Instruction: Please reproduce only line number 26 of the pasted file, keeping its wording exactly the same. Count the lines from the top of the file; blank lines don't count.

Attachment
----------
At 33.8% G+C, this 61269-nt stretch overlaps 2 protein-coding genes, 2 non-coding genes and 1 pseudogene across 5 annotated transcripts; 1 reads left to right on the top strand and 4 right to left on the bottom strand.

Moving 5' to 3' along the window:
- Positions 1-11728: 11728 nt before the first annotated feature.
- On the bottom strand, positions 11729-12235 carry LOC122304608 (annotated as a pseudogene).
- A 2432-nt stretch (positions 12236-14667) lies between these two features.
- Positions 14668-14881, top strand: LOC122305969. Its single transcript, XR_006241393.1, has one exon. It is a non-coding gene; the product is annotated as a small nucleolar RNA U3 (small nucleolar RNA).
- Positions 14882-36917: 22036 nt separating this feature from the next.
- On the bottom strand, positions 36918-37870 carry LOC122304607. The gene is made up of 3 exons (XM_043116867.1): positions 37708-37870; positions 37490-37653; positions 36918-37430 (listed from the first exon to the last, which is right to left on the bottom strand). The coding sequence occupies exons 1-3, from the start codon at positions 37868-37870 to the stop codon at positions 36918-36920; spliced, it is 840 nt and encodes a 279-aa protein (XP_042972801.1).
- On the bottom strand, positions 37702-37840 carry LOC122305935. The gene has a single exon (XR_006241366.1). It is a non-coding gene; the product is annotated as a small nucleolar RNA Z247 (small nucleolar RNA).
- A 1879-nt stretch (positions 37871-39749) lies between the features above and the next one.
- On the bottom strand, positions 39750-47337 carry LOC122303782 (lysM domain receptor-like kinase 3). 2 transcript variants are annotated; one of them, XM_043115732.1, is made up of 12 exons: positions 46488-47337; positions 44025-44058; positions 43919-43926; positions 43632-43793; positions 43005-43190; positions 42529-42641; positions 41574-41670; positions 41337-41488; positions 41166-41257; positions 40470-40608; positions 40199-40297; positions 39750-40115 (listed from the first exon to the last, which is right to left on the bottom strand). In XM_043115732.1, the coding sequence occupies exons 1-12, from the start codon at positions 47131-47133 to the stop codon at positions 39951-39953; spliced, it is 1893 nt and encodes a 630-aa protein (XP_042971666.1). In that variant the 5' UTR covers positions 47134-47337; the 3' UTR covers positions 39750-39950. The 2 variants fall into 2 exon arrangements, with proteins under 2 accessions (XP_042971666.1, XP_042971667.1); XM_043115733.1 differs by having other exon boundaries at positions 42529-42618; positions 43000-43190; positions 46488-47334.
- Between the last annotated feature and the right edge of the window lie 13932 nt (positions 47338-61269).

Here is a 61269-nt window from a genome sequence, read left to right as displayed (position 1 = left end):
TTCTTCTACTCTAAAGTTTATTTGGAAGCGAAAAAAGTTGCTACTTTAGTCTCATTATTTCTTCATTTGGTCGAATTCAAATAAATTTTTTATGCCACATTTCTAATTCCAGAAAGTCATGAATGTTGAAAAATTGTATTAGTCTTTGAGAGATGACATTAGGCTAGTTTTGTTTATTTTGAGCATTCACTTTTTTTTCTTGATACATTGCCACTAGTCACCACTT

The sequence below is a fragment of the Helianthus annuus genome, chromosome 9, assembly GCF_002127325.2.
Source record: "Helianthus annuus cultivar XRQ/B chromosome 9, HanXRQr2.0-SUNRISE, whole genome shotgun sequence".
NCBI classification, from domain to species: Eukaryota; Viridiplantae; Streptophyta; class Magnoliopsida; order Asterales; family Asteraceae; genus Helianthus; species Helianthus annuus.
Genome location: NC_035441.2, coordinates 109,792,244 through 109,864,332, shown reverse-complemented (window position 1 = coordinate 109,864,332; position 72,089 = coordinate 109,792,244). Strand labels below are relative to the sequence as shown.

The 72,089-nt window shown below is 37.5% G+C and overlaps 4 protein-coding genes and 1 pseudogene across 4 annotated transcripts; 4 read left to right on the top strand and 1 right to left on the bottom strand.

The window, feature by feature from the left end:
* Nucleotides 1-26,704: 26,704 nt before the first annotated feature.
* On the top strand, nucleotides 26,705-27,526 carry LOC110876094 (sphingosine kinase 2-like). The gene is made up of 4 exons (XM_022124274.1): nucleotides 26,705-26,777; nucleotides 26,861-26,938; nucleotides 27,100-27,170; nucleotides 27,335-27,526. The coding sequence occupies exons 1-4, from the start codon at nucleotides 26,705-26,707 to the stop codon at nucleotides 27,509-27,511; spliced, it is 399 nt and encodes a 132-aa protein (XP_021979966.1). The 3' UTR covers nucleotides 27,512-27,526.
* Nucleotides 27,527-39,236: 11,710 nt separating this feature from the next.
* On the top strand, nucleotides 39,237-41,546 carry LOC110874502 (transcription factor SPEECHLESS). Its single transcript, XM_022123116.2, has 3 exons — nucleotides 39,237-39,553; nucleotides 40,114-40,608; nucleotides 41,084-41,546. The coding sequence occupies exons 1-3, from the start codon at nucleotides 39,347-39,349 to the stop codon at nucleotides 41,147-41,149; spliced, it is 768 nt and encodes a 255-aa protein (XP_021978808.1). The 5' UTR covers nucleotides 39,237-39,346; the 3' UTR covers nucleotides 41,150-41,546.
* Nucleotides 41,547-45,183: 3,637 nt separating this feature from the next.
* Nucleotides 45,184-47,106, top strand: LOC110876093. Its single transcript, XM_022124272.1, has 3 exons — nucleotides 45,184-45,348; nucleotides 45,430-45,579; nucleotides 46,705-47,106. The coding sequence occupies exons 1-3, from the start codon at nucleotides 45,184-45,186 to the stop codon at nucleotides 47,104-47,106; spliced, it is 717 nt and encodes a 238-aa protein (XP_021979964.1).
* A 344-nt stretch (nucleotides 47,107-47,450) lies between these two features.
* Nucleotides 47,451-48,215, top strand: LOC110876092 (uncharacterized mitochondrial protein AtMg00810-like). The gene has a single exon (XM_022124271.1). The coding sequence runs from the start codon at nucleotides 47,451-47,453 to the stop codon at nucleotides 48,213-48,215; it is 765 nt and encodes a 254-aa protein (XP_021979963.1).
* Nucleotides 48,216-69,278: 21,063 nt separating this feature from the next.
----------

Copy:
* Nucleotides 45,184-47,106, top strand: LOC110876093. Its single transcript, XM_022124272.1, has 3 exons — nucleotides 45,184-45,348; nucleotides 45,430-45,579; nucleotides 46,705-47,106. The coding sequence occupies exons 1-3, from the start codon at nucleotides 45,184-45,186 to the stop codon at nucleotides 47,104-47,106; spliced, it is 717 nt and encodes a 238-aa protein (XP_021979964.1).